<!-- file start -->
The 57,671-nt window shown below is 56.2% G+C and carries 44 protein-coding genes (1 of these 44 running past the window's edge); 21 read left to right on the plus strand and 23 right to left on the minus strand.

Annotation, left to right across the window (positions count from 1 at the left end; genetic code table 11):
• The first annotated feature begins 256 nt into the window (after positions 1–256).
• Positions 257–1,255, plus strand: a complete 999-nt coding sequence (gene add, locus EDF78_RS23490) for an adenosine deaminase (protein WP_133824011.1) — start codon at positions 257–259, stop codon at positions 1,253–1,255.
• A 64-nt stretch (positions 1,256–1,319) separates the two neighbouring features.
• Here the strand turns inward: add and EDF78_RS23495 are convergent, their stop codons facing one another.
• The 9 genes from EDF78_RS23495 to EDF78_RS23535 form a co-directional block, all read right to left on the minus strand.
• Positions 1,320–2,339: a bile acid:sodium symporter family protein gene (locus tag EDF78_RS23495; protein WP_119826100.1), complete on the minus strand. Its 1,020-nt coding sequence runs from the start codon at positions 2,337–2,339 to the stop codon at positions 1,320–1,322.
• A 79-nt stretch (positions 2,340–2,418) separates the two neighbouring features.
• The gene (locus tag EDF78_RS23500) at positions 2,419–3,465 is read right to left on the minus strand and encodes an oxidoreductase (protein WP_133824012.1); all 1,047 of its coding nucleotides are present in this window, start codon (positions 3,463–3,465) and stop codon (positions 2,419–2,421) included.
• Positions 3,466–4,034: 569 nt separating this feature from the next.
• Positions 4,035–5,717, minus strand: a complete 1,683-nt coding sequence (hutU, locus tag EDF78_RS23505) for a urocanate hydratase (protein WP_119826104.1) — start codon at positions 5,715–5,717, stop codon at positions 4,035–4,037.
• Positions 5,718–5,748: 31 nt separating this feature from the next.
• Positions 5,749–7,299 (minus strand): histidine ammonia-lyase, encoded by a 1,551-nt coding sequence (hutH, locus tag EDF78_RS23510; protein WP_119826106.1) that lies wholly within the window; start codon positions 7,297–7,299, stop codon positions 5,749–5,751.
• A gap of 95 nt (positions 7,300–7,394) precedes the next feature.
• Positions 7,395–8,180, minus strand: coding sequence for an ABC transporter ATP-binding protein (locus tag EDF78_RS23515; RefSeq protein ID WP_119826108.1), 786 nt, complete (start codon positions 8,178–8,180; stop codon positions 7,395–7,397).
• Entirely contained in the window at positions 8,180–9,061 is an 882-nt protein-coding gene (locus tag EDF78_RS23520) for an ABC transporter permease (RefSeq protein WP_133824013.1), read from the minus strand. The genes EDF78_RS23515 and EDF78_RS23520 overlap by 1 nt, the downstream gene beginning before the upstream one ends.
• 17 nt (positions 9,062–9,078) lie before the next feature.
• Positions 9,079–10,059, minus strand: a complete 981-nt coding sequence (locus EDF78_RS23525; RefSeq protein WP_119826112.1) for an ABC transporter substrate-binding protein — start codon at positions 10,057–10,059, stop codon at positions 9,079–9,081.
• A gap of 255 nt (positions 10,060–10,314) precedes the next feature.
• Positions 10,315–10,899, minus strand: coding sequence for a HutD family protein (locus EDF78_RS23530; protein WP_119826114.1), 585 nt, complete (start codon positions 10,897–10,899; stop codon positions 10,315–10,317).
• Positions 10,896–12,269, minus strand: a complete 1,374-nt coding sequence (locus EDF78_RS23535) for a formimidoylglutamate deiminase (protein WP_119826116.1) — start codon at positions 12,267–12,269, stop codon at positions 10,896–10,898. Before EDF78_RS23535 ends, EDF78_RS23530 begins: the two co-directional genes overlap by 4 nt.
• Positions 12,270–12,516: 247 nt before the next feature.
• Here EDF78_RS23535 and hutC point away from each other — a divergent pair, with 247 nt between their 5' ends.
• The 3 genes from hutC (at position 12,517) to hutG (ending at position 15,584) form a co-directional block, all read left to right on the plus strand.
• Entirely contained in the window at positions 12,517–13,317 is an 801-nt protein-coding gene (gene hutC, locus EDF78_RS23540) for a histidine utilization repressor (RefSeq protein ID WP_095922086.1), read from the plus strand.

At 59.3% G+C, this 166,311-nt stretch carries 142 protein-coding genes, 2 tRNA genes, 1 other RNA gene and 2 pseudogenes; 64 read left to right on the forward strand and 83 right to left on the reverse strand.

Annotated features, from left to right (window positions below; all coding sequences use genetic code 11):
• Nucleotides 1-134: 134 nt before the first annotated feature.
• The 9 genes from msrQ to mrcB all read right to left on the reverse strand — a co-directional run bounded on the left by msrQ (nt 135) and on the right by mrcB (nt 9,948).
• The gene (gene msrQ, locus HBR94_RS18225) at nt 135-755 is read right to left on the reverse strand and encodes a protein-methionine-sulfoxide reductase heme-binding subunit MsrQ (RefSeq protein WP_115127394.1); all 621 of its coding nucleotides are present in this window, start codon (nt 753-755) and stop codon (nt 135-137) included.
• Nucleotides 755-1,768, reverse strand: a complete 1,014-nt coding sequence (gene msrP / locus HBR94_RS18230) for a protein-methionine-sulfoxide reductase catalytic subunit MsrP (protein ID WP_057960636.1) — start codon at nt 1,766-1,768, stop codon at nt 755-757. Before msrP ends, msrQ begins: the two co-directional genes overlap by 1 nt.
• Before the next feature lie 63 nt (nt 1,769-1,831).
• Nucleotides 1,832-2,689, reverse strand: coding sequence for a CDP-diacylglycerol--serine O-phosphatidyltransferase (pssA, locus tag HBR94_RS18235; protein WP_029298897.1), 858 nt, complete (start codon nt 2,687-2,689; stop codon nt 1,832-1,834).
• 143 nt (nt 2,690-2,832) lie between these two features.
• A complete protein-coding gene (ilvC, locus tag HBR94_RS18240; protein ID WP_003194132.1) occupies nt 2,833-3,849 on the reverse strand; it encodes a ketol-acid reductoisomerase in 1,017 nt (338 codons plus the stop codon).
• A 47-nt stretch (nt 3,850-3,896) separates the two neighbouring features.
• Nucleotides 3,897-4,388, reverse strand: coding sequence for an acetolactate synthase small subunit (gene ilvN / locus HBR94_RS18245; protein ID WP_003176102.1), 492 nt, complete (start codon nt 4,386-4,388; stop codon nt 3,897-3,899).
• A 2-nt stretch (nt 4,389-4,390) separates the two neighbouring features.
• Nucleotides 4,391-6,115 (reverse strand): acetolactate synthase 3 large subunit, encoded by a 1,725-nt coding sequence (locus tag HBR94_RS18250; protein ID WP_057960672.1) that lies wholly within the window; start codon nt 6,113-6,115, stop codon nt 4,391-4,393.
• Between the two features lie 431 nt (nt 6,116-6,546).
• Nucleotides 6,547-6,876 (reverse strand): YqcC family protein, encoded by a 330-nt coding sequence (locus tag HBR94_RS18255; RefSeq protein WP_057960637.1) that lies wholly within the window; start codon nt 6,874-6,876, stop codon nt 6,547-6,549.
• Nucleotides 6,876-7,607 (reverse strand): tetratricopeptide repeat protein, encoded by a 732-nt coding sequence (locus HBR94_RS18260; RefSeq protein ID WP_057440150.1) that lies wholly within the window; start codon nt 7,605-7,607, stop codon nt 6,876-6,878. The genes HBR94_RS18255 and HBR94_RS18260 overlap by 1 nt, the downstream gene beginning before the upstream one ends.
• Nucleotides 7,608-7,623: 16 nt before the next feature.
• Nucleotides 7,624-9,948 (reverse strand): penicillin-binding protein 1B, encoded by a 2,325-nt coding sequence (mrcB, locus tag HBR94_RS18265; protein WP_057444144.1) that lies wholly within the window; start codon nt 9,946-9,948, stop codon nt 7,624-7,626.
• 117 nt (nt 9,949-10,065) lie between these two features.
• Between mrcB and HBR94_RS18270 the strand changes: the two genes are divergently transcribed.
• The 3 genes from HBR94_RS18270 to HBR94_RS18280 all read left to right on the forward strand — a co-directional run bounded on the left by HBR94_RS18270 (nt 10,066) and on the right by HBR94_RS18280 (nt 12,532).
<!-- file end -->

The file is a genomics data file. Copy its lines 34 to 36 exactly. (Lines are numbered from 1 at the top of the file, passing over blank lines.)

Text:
• Nucleotides 1,832-2,689, reverse strand: coding sequence for a CDP-diacylglycerol--serine O-phosphatidyltransferase (pssA, locus tag HBR94_RS18235; protein WP_029298897.1), 858 nt, complete (start codon nt 2,687-2,689; stop codon nt 1,832-1,834).
• 143 nt (nt 2,690-2,832) lie between these two features.
• A complete protein-coding gene (ilvC, locus tag HBR94_RS18240; protein ID WP_003194132.1) occupies nt 2,833-3,849 on the reverse strand; it encodes a ketol-acid reductoisomerase in 1,017 nt (338 codons plus the stop codon).